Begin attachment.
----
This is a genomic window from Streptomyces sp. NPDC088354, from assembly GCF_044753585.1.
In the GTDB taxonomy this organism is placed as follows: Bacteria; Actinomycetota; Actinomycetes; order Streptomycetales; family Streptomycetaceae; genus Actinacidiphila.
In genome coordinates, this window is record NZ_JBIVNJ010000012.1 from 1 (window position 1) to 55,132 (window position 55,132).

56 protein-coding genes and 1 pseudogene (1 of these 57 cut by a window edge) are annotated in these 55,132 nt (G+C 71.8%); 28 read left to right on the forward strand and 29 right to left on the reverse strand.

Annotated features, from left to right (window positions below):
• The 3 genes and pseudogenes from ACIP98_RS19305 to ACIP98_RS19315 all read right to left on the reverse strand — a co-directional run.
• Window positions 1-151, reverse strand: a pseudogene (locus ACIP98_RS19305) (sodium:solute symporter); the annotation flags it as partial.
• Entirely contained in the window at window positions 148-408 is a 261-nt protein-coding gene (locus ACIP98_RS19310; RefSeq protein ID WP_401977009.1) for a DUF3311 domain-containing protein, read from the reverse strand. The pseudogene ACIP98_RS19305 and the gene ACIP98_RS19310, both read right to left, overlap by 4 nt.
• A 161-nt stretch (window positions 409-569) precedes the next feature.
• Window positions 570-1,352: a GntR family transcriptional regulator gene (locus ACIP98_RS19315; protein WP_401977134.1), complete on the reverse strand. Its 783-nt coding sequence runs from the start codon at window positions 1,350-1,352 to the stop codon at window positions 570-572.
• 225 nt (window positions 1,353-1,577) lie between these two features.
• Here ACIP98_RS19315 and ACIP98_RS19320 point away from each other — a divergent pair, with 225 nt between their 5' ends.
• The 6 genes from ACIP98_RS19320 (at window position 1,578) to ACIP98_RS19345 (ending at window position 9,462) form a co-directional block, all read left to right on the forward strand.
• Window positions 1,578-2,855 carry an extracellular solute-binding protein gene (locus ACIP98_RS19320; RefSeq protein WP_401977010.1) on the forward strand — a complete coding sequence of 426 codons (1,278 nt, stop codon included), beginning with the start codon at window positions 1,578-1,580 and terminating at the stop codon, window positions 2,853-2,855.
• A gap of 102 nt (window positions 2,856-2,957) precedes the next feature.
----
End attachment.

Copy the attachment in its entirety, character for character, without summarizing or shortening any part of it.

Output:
This is a genomic window from Streptomyces sp. NPDC088354, from assembly GCF_044753585.1.
In the GTDB taxonomy this organism is placed as follows: Bacteria; Actinomycetota; Actinomycetes; order Streptomycetales; family Streptomycetaceae; genus Actinacidiphila.
In genome coordinates, this window is record NZ_JBIVNJ010000012.1 from 1 (window position 1) to 55,132 (window position 55,132).

56 protein-coding genes and 1 pseudogene (1 of these 57 cut by a window edge) are annotated in these 55,132 nt (G+C 71.8%); 28 read left to right on the forward strand and 29 right to left on the reverse strand.

Annotated features, from left to right (window positions below):
• The 3 genes and pseudogenes from ACIP98_RS19305 to ACIP98_RS19315 all read right to left on the reverse strand — a co-directional run.
• Window positions 1-151, reverse strand: a pseudogene (locus ACIP98_RS19305) (sodium:solute symporter); the annotation flags it as partial.
• Entirely contained in the window at window positions 148-408 is a 261-nt protein-coding gene (locus ACIP98_RS19310; RefSeq protein ID WP_401977009.1) for a DUF3311 domain-containing protein, read from the reverse strand. The pseudogene ACIP98_RS19305 and the gene ACIP98_RS19310, both read right to left, overlap by 4 nt.
• A 161-nt stretch (window positions 409-569) precedes the next feature.
• Window positions 570-1,352: a GntR family transcriptional regulator gene (locus ACIP98_RS19315; protein WP_401977134.1), complete on the reverse strand. Its 783-nt coding sequence runs from the start codon at window positions 1,350-1,352 to the stop codon at window positions 570-572.
• 225 nt (window positions 1,353-1,577) lie between these two features.
• Here ACIP98_RS19315 and ACIP98_RS19320 point away from each other — a divergent pair, with 225 nt between their 5' ends.
• The 6 genes from ACIP98_RS19320 (at window position 1,578) to ACIP98_RS19345 (ending at window position 9,462) form a co-directional block, all read left to right on the forward strand.
• Window positions 1,578-2,855 carry an extracellular solute-binding protein gene (locus ACIP98_RS19320; RefSeq protein WP_401977010.1) on the forward strand — a complete coding sequence of 426 codons (1,278 nt, stop codon included), beginning with the start codon at window positions 1,578-1,580 and terminating at the stop codon, window positions 2,853-2,855.
• A gap of 102 nt (window positions 2,856-2,957) precedes the next feature.